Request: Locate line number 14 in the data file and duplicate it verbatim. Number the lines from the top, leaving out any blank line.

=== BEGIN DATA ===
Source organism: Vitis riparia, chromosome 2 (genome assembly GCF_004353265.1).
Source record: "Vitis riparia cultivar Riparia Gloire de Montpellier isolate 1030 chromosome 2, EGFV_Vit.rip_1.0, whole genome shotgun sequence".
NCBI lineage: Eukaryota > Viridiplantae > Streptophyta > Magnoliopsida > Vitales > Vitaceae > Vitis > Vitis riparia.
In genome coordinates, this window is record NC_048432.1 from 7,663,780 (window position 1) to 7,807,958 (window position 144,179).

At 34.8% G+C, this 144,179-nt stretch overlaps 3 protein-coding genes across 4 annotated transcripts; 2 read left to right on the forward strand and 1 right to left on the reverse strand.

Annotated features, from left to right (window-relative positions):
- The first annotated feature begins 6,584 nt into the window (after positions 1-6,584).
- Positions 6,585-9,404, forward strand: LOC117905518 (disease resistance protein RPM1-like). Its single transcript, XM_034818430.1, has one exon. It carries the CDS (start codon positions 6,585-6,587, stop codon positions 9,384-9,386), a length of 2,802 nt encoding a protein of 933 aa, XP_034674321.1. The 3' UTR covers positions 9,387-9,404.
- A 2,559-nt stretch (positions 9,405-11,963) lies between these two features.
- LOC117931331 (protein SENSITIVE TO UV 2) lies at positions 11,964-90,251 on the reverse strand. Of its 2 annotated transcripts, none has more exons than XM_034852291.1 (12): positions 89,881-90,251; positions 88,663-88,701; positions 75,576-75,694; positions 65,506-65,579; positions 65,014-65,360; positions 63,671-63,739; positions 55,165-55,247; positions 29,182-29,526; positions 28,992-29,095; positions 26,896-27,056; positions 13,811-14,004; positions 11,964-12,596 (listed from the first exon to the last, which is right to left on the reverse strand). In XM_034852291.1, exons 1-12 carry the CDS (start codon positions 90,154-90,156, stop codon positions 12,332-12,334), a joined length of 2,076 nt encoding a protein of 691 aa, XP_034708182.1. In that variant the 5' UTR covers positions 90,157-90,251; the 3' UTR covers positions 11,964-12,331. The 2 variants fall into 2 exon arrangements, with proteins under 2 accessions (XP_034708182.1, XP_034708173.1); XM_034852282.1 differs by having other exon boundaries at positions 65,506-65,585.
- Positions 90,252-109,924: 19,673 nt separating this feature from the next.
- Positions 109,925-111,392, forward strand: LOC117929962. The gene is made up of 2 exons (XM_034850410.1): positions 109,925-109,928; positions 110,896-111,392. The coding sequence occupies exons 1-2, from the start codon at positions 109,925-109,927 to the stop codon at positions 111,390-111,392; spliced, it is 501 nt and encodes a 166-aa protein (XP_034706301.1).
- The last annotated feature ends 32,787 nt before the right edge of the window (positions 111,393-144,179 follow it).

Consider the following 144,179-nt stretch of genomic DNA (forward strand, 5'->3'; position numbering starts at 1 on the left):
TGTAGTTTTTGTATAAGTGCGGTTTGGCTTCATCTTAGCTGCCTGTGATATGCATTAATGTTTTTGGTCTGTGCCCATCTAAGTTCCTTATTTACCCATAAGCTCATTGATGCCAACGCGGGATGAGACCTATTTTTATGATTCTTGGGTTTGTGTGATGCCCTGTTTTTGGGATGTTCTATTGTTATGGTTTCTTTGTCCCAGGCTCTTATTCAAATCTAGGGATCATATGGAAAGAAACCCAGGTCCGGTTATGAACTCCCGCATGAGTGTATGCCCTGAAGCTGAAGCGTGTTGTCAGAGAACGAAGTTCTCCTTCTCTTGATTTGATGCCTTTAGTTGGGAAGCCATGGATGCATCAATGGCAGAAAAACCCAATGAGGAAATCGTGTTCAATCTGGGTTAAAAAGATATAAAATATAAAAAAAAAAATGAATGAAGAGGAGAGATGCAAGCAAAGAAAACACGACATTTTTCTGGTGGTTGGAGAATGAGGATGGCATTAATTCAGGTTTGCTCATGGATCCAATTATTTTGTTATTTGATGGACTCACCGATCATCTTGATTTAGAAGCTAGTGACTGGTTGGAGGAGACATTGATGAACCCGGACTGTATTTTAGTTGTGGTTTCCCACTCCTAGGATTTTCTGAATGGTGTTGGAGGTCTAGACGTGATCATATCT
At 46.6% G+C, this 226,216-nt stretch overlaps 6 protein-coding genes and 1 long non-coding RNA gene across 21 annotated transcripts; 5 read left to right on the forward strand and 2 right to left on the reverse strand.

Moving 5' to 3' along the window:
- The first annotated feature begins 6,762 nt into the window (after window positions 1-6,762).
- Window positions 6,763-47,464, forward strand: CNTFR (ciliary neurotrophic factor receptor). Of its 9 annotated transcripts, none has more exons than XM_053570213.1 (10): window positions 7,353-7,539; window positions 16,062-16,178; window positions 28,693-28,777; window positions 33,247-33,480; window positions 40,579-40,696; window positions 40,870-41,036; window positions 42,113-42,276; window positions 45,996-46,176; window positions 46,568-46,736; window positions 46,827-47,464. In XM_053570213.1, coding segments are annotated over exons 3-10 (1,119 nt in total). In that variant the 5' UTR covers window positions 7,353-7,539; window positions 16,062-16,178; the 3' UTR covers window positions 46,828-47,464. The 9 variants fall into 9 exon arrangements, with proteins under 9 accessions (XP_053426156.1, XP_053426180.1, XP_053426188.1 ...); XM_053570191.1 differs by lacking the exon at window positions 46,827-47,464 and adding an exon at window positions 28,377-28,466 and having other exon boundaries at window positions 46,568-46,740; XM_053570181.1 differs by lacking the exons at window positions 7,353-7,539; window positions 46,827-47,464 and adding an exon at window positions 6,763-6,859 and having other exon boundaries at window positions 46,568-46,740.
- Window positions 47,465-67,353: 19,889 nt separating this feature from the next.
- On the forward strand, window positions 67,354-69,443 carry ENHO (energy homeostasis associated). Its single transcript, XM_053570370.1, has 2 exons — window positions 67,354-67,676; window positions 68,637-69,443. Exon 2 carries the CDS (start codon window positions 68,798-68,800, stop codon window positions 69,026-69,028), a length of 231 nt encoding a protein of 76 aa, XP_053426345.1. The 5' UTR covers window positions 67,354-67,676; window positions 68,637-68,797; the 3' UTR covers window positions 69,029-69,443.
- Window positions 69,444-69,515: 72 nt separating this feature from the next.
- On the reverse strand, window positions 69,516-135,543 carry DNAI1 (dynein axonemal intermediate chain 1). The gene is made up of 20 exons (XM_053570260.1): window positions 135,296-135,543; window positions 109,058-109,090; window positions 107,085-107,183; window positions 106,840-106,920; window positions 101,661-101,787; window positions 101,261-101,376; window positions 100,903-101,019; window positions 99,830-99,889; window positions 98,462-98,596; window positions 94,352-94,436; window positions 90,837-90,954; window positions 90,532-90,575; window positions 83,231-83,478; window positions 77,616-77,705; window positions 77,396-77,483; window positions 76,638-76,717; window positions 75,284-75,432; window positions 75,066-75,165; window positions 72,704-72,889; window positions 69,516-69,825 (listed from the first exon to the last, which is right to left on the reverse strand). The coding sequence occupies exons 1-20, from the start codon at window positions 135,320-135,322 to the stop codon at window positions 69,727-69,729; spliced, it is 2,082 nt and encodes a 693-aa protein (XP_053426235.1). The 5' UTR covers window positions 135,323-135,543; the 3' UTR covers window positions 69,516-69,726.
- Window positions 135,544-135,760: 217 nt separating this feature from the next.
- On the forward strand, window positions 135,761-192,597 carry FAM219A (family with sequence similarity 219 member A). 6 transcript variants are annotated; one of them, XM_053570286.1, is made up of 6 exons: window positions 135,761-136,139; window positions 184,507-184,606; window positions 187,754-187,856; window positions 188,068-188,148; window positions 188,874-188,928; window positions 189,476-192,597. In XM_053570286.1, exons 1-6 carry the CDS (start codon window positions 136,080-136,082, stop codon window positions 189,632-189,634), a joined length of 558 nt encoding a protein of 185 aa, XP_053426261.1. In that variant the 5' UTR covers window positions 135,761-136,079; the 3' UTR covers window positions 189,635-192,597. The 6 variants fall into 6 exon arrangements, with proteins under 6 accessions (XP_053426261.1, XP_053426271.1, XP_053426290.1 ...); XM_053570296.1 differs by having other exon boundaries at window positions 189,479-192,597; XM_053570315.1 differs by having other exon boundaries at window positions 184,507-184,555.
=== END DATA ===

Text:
Consider the following 144,179-nt stretch of genomic DNA (forward strand, 5'->3'; position numbering starts at 1 on the left):